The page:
How to survive graduation


In the third term of university a giant metaphorical clock begins ticking over the collective heads of all the final year students. The much-loved lifestyle of the student seems to be rollercoastering to an end, and for many at the end of this ride is a free-fall drop of uncertainty. The years of relative freedom have been numbered, and unfortunately that number is quickly running out.

If you are not a final year student then breathe a heavy sigh of relief, however this doesn’t mean that this article doesn’t relate to you. In my first and second years I felt immune from the worries of debt and unemployment, the future held loans and the endless delights of university. Worryingly that metaphorical clock seemed to tick faster the further through university I went, and right now its spinning fast and sounding some unpleasant alarms.

No one can ignore the horrible twin realities of increased student debt and the recession, which together seem perfectly designed to trip up the next batch of fresh faced graduates. It is the bleakness of this picture that has led to this article, born as it was out of my own desire to get a grasp on what are the options available to tackle the issues facing finishing students. Are common sense and a reliance on my hard-won degree enough to get by on? What steps can I take now to ensure that in 6 months time I’m not living out of the bins behind Pizzeta Republic?

In my own personal quest for employment I have come to the conclusion that writing several thousand words about Marx or Freud at 3 o’clock in the morning, is a hell of a lot easier than writing a C.V, but this seemed to be a good starting point. Last term I attended a seminar held by Lancaster’s Bright Futures Society, an on-campus society designed to help students get the graduate job they want. The seminar was really useful in straightening out what today’s employers are actually looking for and how to put your employability across in the best possible way. This involved some important C.V advice, such as putting more emphasis on extra-curricular activities, avoiding clichés (whether or not you are a ‘self-motivated go-getter’) and keeping to the 2-page-max rule. The society also helped with information on impressing during the interview process; confidence but not arrogance seemed to be an overarching theme to a successful interview.

The seminar however didn’t tell me how to find the ideal job to send my freshly re-worked C.V to in the first place. Websites such as and were mentioned, although I’m sure many students will have already heard of these, if not made one of them their internet home page. Unfortunatly I have yet to stumble upon the perfect answer to this dilemma (although I am working on it). I will say this though, asides from the obvious; Internet, newspapers, job shop, employment guides and carpet bombing industrial sectors with C.V’s, don’t be afraid of taking advantage of the contacts available whilst still on campus. I have no doubt that your tutor, department or academic advisor knows plenty of people attached to the university in some capacity or other who might just have some valuable advice for you on how to get the job that you want.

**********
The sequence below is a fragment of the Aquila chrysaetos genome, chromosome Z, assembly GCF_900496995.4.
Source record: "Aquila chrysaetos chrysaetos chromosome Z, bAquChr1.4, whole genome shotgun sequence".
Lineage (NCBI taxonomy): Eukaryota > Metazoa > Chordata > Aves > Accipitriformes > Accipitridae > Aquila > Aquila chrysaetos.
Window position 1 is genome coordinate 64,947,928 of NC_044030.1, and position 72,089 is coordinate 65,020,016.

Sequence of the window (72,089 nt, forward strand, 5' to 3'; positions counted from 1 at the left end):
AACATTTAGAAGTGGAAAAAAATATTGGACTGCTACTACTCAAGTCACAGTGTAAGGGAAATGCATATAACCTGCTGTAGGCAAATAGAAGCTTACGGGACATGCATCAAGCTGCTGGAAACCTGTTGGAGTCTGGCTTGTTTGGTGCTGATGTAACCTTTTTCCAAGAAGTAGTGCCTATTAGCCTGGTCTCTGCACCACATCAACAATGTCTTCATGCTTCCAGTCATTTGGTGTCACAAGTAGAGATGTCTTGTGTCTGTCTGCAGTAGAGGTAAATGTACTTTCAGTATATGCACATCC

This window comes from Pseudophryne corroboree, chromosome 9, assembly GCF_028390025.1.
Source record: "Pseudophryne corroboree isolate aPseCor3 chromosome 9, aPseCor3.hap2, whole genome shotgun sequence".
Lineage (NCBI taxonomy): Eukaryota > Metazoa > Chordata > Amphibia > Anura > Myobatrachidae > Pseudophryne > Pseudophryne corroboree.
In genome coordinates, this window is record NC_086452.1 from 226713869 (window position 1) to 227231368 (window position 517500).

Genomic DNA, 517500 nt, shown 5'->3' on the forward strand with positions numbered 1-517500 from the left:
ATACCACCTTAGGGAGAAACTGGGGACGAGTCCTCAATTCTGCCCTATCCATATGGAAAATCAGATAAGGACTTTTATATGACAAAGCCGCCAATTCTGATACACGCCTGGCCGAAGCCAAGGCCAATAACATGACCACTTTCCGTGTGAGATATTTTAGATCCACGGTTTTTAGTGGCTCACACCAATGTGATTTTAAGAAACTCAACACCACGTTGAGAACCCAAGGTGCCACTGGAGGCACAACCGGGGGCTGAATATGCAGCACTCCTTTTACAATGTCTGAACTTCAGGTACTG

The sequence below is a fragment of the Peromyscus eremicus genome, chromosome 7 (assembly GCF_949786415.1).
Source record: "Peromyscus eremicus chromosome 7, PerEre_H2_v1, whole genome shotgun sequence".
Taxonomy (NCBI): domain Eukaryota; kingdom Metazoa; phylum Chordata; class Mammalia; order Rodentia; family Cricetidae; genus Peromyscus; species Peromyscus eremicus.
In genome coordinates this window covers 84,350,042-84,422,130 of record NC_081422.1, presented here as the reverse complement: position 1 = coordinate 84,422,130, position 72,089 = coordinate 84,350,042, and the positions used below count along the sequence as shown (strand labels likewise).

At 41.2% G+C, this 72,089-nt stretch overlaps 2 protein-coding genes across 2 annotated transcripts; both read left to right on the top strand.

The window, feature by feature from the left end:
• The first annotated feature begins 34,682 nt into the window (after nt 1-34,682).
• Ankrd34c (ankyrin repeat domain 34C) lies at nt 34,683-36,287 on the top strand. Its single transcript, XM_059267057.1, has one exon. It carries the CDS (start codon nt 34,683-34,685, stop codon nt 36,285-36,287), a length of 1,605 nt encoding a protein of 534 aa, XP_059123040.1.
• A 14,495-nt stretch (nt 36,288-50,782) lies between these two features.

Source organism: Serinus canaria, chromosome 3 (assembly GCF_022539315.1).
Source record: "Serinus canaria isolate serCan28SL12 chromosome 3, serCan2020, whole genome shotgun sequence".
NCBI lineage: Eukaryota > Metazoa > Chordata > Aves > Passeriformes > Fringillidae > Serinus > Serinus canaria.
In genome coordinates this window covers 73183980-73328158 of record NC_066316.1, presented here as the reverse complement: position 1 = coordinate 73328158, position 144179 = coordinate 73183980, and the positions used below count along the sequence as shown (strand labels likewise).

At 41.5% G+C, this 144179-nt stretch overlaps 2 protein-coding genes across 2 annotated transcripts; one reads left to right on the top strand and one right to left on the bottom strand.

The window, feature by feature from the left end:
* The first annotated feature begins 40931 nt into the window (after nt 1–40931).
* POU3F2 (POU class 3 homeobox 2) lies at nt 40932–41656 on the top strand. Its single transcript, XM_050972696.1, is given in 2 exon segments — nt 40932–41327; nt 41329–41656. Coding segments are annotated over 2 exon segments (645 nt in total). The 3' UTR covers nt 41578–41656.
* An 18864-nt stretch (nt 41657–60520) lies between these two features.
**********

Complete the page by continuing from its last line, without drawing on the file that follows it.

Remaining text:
There are many other on-campus avenues for help after graduation, most notably Lancaster university’s Centre for Employability, Enterprise and Careers (better known as CEEC). This service offers employment advice as well as ways to actively improve your chances of getting a job. By going to CEEC you can gain employability qualifications, research careers, improve C.V’s, and attend job workshops.

Lancaster University officials have noticed that graduating students are getting nervous about their prospective futures. One indicator of this collective nervousness is that in previous years departments would run talks on graduate jobs which would bring in only a handful of eager listeners, and now the lecturers are facing packed lecture theatres. Fortunately the university officials have decided to listen to the plaintive pleas of the finalists and have decided to help these poor creatures with the Insight into Work and Employability workshops. These workshops are designed to help graduates get a job, they are based around the subject they took and teach people the relevant skills they need to get a job.

An alternative to the problems of C.V’s, job skills and employability improvements would be dropping out of the system of employment completely. Taking a year to ride out the waves of the recession, escape debts and a fickle job market by taking a gap year. I realise this may not be feasible to everyone, but if it tickles your fancy then there are a multitude of companies to check out such as CCUSA, SCOPE, Lattitude and loads more. If you need any more convincing then bear in mind that some employers look favourably on a gap year full of life affirming and confidence building experiences. Unfortunatly some may just deride you as not particularly career driven and the sort who’s likely to drop everything for a month traipsing around the Himalayas (or wherever you fancy traipsing).

One piece of advice that kept recurring for a stress free graduate lifestyle was that you need not worry about that annoying student debt straightaway. It may seem like you’ve entered the real world with a giant millstone round your neck, but it need not impact your life that much. Do however worry about credit card debt and any money owed to loan sharks or Mafia bosses, they can be more temperamental than the loan companies.

My last major worry is that I don’t fall flat on my face at the graduation ceremony, as I have all the grace of a drunken hippo… some grippy shoes perhaps. Hopefully this article has been of some help, feel free to tear it out and keep it, as if you get particularly desperate in the near future it can always be burned for some cheap heat.










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